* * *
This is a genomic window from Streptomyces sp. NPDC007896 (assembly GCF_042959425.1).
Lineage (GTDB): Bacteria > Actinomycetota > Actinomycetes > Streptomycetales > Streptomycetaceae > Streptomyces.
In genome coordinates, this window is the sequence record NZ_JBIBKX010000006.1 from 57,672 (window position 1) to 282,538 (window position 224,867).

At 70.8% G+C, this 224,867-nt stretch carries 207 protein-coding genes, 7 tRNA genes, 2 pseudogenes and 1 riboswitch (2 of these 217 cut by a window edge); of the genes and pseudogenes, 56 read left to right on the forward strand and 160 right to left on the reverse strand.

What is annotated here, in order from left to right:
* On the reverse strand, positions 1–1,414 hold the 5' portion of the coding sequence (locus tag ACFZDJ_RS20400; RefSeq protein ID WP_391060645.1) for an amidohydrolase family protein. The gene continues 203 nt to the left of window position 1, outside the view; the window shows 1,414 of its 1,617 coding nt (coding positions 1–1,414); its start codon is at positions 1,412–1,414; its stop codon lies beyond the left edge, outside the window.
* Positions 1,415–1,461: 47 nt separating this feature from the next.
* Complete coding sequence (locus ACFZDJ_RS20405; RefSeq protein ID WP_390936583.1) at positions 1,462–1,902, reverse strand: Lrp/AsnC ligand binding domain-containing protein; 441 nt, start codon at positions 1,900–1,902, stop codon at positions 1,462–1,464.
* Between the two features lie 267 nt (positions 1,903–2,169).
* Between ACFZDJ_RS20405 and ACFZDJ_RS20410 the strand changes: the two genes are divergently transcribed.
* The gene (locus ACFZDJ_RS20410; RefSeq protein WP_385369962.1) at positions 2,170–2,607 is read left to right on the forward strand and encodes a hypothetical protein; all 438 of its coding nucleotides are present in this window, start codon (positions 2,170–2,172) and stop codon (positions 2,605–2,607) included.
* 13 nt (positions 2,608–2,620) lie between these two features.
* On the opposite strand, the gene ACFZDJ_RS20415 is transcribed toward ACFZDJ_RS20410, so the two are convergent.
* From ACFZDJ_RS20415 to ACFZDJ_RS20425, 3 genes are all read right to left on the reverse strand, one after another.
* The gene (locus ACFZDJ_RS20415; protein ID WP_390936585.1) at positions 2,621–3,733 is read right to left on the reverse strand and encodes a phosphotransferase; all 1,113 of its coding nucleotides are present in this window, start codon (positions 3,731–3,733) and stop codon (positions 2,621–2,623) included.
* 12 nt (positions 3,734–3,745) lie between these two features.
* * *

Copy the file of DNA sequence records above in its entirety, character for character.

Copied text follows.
This is a genomic window from Streptomyces sp. NPDC007896 (assembly GCF_042959425.1).
Lineage (GTDB): Bacteria > Actinomycetota > Actinomycetes > Streptomycetales > Streptomycetaceae > Streptomyces.
In genome coordinates, this window is the sequence record NZ_JBIBKX010000006.1 from 57,672 (window position 1) to 282,538 (window position 224,867).

At 70.8% G+C, this 224,867-nt stretch carries 207 protein-coding genes, 7 tRNA genes, 2 pseudogenes and 1 riboswitch (2 of these 217 cut by a window edge); of the genes and pseudogenes, 56 read left to right on the forward strand and 160 right to left on the reverse strand.

What is annotated here, in order from left to right:
* On the reverse strand, positions 1–1,414 hold the 5' portion of the coding sequence (locus tag ACFZDJ_RS20400; RefSeq protein ID WP_391060645.1) for an amidohydrolase family protein. The gene continues 203 nt to the left of window position 1, outside the view; the window shows 1,414 of its 1,617 coding nt (coding positions 1–1,414); its start codon is at positions 1,412–1,414; its stop codon lies beyond the left edge, outside the window.
* Positions 1,415–1,461: 47 nt separating this feature from the next.
* Complete coding sequence (locus ACFZDJ_RS20405; RefSeq protein ID WP_390936583.1) at positions 1,462–1,902, reverse strand: Lrp/AsnC ligand binding domain-containing protein; 441 nt, start codon at positions 1,900–1,902, stop codon at positions 1,462–1,464.
* Between the two features lie 267 nt (positions 1,903–2,169).
* Between ACFZDJ_RS20405 and ACFZDJ_RS20410 the strand changes: the two genes are divergently transcribed.
* The gene (locus ACFZDJ_RS20410; RefSeq protein WP_385369962.1) at positions 2,170–2,607 is read left to right on the forward strand and encodes a hypothetical protein; all 438 of its coding nucleotides are present in this window, start codon (positions 2,170–2,172) and stop codon (positions 2,605–2,607) included.
* 13 nt (positions 2,608–2,620) lie between these two features.
* On the opposite strand, the gene ACFZDJ_RS20415 is transcribed toward ACFZDJ_RS20410, so the two are convergent.
* From ACFZDJ_RS20415 to ACFZDJ_RS20425, 3 genes are all read right to left on the reverse strand, one after another.
* The gene (locus ACFZDJ_RS20415; protein ID WP_390936585.1) at positions 2,621–3,733 is read right to left on the reverse strand and encodes a phosphotransferase; all 1,113 of its coding nucleotides are present in this window, start codon (positions 3,731–3,733) and stop codon (positions 2,621–2,623) included.
* 12 nt (positions 3,734–3,745) lie between these two features.